Wednesday, October 29, 2014

Liverpool v Swansea League Cup: 220,000 pirate viewers

KLipcorp's Sentinel system was monitoring piracy levels yesterday in respect of the League Cup and we tracked 220,000 unique visitors across across the 15 prioritised pirate sites. We estimate that 60% of this audience is in the UK.

The biggest individual site delivered 27,000 uniques and the most popular channel for re-transmission was BeInSport USA. Pictures were uninterrupted and in good quality.

Some commentators suggest that piracy exists primarily to fill gaps in the distribution market and in this case that argument would be supported - Sky Sports elected to show the Chelsea v Shrewsbury fixture instead.

In reality the traditional model where distribution can be controlled is over - where licensed distribution does not meet market demands piracy will emerge to attempt to fill the gap.

Tuesday, October 28, 2014

Practical implications of Svensson & Bestwater re IP piracy

The questions of exactly where the lines are drawn in respect of copyright infringement in the digital age have never been easy to answer. The rapid pace of technological change makes legislation put together even 10 years ago look very dated.

However the 2 judgements from the European Court of Justice in Svensson (C-466/12) and Bestwater (C-348/13) do clarify the position a bit - and not to the benefit of the content producers and rights holders. [please note the full judgment in Bestwater has not been released yet so comments below are subject to that]

In Svensson it was suggested that linking via hyperlink without permission was not a copyright infringement as on the facts of that case there was no communication to a new public.

However an important clarification;

"On the other hand, where a clickable link makes it possible for users of the site on which that link appears to circumvent restrictions put in place by the site on which the protected work appears in order to restrict public access to that work to the latter site’s subscribers only, and the link accordingly constitutes an intervention without which those users would not be able to access the works transmitted, all those users must be deemed to be a new public, which was not taken into account by the copyright holders when they authorised the initial communication, and accordingly the holders’ authorisation is required for such a communication to the public. This is the case, in particular, where the work is no longer available to the public on the site on which it was initially communicated or where it is henceforth available on that site only to a restricted public, while being accessible on another Internet site without the copyright holders’ authorisation."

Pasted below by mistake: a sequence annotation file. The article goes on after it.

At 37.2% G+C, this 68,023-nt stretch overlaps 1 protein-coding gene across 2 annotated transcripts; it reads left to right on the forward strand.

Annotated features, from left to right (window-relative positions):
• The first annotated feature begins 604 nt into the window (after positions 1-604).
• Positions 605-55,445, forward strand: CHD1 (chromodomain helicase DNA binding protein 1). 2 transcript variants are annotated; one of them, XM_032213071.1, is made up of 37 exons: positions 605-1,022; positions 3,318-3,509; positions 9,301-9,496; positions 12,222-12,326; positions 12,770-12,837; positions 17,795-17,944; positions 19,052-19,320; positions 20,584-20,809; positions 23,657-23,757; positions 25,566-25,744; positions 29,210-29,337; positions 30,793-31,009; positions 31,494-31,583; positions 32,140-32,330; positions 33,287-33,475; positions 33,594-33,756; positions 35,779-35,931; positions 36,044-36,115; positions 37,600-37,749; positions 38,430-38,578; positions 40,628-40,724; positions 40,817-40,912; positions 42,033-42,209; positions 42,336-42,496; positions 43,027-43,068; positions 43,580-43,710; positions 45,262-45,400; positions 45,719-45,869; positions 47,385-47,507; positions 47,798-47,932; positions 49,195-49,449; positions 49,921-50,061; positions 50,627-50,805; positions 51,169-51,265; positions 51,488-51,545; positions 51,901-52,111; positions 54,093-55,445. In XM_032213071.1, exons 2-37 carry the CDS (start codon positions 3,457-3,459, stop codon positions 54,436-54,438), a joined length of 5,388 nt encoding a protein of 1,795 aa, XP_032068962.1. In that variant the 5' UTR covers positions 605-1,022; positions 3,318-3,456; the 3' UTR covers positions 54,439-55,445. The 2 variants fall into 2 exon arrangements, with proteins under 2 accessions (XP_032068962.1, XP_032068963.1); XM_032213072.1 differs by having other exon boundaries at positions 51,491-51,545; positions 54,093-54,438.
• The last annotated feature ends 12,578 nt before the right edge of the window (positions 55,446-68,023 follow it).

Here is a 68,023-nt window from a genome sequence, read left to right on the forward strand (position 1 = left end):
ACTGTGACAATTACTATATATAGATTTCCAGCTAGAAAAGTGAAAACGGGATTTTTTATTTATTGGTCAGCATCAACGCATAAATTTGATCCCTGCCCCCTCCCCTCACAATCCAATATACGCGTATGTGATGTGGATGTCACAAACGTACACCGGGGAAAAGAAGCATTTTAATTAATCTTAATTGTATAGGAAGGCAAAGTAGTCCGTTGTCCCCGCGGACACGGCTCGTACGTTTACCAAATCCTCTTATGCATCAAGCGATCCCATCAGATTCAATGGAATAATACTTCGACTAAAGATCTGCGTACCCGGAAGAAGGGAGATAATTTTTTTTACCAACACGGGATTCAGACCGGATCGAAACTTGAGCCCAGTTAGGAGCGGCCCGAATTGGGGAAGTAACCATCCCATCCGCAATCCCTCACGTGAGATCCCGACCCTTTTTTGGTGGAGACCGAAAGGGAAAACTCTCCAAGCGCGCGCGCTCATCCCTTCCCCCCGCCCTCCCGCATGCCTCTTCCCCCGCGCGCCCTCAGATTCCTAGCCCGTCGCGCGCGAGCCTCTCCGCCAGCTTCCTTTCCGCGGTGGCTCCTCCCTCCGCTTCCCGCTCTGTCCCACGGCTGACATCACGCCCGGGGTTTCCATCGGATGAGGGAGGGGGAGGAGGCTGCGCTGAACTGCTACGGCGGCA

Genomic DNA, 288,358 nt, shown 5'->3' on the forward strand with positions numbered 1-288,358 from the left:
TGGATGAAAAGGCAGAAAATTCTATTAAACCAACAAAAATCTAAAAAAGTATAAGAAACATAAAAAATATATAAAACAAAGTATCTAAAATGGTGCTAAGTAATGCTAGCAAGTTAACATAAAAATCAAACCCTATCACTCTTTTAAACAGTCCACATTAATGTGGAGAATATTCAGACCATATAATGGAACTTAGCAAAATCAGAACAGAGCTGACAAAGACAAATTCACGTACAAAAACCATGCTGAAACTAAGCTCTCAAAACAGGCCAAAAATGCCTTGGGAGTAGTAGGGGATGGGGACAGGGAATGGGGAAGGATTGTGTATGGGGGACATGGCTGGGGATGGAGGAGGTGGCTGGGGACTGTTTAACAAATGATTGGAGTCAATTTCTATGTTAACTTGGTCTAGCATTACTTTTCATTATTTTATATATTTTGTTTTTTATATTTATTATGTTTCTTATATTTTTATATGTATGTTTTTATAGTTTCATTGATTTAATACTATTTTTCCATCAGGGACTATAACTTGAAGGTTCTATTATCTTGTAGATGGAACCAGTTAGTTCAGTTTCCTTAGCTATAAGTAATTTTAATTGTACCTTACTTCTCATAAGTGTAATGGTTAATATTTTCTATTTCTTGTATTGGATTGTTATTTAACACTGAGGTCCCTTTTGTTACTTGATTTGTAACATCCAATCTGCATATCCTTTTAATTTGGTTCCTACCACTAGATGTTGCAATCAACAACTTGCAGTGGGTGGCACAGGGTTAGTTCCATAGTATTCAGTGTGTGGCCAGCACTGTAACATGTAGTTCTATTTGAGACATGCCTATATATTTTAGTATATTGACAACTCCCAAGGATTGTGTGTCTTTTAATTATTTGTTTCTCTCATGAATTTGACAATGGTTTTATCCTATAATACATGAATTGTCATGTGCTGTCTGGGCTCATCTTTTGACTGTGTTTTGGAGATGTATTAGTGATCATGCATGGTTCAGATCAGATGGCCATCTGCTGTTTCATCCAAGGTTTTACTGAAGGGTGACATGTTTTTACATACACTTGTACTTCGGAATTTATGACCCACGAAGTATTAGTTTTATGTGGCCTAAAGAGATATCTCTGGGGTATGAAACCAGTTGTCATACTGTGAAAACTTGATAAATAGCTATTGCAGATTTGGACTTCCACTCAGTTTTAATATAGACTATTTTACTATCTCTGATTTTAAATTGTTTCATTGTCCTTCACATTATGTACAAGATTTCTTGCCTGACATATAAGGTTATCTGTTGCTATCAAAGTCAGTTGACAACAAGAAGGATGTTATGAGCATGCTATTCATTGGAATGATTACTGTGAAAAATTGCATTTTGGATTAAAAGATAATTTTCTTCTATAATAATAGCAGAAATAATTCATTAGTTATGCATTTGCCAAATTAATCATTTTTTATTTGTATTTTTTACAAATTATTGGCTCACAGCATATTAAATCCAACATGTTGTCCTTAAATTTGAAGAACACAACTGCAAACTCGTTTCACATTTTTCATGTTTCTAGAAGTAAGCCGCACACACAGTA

This appeared to suggest that the copyright holder needed to have authorised the publication which is being linked to. Absent that an infringement would have occurred.

In Bestwater the embedded item was an unauthorised item on YouTube that was then embedded without permission. An example of this type of content could be viewed here for example (the automated detection systems are clearly on vacation).

Based on the above statement from Svensson it might have been expected that since the initial publication was not authorised then its subsequent hyperlinking / embedding etc was not either and therefore constituted a communication to the public.

However - the information released so far suggests re the Bestwater judgment indicates that once the content is "out there" on the web then subsequent linking or embedding represents no further infringement as there is no new communication to the public. The draft translation reads;

“The embedding in a website of a protected work which is publicly accessible on another website by means of a link using the framing technology … does not by itself constitute communication to the public within the meaning of [the EU Copyright directive] to the extent that the relevant work is neither communicated to a new public nor by using a specific technical means different from that used for the original communication,” (courtesy: TorrentFreak)

In the fairly theoretical world of IP law this may seem perfectly logical. However at KLipcorp we are constantly monitoring the piracy landscape and the fact is that the lion's share of all live piracy is in fact embedded links from other sources that are already "out there" .

The permission of the rights holder surely has a part to play here ? If is does not then effective management of IP piracy has become more difficult as it will be necessary to show who first published the content as those who have merely linked to it or embedded it are not in breach. In the digital age this is a distinction without a difference.